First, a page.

Teacher Education students present at OCTELA conference

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Emma Hauer (left) and Alyssa Ponder (right) presented at the OCTELA Conference.

Two students from Miami University’s Department of Teacher Education, Emma Hauer and Alyssa Ponder, presented alongside faculty member Dr. Tom Romano at the Ohio Council of Teachers of English Language Arts (OCTELA) Conference on February 25th. Their session was titled “Synergy Through What Matters”.

Dr. Romano led the session by discussing class writing opportunities that allowed his students to express their passions and inner voices. He showed examples of assignments, free-writes and research papers that his current students completed. Emma and Alyssa were then invited to present their classwork as examples.

Emma, a senior Integrated Language Arts Education major, spoke about a mentoring situation she described in an class quick-write. During her field experience, Emma worked with a high school student who opened up to her through writing about a personal tragedy. “It was that moment I first saw how powerful writing could be for a student,” she said. Even though Emma was nervous at first, she was able to talk in front of the session’s nearly fifty-person audience with ease.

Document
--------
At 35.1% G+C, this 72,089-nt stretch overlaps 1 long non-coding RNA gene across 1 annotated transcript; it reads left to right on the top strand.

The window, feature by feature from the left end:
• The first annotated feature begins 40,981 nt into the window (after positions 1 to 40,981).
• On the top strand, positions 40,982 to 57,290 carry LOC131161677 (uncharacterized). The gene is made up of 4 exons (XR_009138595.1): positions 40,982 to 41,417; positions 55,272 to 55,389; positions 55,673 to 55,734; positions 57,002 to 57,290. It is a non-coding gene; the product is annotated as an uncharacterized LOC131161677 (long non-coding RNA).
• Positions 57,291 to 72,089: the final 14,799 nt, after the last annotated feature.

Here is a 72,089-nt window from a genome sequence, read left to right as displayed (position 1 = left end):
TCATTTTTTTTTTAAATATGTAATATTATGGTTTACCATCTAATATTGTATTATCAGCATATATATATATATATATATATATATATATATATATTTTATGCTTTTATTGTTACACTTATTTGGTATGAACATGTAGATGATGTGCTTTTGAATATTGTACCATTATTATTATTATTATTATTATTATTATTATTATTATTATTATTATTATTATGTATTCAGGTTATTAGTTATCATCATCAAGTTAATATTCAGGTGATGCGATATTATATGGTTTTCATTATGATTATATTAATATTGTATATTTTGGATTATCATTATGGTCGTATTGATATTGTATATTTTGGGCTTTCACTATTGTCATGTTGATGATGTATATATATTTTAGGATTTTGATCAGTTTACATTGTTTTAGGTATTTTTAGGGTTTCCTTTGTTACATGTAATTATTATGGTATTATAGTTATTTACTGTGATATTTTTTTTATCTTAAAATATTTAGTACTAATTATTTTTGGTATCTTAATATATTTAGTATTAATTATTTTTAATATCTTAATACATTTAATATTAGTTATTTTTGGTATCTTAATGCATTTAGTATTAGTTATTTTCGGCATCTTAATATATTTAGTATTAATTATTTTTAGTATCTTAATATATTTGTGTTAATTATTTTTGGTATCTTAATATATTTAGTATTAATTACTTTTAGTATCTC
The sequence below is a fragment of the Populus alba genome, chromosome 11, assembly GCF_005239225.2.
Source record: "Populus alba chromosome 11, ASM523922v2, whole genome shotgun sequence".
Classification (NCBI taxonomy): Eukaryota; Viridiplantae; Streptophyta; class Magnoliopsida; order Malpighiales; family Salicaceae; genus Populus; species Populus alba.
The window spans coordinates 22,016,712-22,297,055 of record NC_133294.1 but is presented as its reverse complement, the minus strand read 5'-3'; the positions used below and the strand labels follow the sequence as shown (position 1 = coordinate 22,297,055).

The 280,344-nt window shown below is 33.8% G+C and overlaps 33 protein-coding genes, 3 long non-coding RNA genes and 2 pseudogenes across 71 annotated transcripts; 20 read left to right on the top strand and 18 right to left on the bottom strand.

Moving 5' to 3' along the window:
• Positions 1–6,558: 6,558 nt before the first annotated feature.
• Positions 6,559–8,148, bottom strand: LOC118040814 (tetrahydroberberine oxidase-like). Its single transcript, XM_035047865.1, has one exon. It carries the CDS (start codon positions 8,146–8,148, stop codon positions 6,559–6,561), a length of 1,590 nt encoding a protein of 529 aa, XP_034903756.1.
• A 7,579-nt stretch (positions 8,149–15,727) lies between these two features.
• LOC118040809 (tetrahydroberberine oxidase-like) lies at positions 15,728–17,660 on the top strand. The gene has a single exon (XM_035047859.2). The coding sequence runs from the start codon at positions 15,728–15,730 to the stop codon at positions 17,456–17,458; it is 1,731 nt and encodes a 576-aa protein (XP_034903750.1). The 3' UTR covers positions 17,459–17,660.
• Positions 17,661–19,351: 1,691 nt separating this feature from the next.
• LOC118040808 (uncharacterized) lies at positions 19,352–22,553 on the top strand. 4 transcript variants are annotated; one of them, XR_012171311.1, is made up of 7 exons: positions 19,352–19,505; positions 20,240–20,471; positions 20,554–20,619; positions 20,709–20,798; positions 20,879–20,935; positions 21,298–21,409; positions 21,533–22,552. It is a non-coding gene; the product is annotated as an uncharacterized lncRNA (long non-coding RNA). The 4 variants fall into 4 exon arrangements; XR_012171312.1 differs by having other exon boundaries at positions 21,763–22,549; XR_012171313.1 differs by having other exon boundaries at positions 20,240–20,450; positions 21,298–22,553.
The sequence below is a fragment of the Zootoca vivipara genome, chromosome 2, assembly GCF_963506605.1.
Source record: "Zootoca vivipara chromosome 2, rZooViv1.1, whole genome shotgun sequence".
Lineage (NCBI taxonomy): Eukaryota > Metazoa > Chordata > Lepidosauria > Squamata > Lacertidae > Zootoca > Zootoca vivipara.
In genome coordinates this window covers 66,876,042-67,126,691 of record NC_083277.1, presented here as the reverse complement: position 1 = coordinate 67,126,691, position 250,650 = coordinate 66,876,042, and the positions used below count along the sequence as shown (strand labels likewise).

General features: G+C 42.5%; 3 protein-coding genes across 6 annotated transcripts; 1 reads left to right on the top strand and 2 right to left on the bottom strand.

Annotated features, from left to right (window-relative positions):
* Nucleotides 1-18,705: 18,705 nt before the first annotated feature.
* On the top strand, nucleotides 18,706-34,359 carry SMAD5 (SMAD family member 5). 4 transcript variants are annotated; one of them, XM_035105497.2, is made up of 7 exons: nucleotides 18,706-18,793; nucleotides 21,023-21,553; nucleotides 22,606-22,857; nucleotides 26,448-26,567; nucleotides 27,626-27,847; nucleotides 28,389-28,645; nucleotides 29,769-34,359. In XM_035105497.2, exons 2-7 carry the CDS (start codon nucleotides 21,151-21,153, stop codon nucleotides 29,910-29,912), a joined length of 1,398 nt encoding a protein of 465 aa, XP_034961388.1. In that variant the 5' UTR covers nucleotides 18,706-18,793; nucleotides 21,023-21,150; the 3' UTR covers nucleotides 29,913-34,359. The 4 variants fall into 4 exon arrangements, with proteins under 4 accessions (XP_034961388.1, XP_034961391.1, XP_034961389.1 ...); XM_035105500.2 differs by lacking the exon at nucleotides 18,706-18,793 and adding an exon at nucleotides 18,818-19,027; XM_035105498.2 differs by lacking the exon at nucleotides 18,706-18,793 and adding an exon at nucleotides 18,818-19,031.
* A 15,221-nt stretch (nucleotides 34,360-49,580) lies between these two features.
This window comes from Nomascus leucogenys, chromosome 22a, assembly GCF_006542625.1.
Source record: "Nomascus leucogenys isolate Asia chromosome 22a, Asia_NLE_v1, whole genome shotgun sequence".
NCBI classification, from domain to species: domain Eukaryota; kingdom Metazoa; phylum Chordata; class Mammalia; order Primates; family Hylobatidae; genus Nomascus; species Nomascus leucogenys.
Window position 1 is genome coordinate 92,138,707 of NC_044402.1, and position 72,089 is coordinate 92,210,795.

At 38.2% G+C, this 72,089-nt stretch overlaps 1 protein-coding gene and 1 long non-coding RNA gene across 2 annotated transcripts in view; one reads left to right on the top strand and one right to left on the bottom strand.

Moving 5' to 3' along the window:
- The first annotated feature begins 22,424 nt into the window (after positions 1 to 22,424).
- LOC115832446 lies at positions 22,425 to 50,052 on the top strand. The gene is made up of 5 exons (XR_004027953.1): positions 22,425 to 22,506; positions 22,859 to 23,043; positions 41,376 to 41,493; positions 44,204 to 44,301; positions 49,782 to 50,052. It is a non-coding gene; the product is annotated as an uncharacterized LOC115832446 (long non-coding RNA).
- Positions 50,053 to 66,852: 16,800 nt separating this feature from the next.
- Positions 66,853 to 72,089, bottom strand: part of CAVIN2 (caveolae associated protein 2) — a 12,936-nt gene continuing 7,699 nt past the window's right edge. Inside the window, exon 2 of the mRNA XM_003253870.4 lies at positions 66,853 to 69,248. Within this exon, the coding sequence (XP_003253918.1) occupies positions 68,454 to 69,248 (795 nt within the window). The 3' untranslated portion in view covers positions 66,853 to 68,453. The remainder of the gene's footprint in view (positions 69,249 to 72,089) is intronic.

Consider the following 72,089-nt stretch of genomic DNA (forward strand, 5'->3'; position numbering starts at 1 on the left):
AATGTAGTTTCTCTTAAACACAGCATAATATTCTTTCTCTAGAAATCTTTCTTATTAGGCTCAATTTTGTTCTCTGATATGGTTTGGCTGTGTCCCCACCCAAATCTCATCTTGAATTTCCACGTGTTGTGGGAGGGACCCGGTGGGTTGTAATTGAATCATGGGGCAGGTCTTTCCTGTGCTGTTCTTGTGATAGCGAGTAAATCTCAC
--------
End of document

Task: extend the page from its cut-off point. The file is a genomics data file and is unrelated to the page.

Alyssa’s paper presentation focused on her identity as an African American woman as she worked to prepare herself to become a teacher. She talked about the experience of self related to being the only African-American in her class. “I really felt validated in what I presented,” said Alyssa, also a senior in Integrated English Language Arts Education. “It was the biggest audience I’ve ever presented to!”

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Alyssa Ponder (extreme left) and Emma Hauer (extreme right) and their classmates, Bekah Harper and Kelsey Pressler, got to see award-winning children’s writer and teacher Sharon Draper at the OCTELA conference.

After the presentations, Dr. Romano, Emma and Alyssa conducted a short free-writing session with the current teachers and educators, simulating a final exam. They wrote, just like teacher education students, about their struggles, accomplishments and innermost thoughts. “I want to learn things about them on the final exam and presentation that I cannot know from just reading their work and observing their participation. I want to be surprised,” taught Dr. Romano.

Both Emma and Alyssa received congratulatory remarks throughout the day from many of the attendees, boosting their self-esteem. To Emma, this presentation came around full circle. “I learned that my voice was important and that it is important to emphasize that your students’ voices are important.” For Alyssa, it showed her there is value in being vulnerable through presentation.  “It gave me confidence to present in other places,” Alyssa said. “When I talk in front of my classmates now, it’s no problem!”

For more information about Miami University’s Department of Teacher Education, please visit http://miamioh.edu/ehs/academics/departments/edt/index.html.

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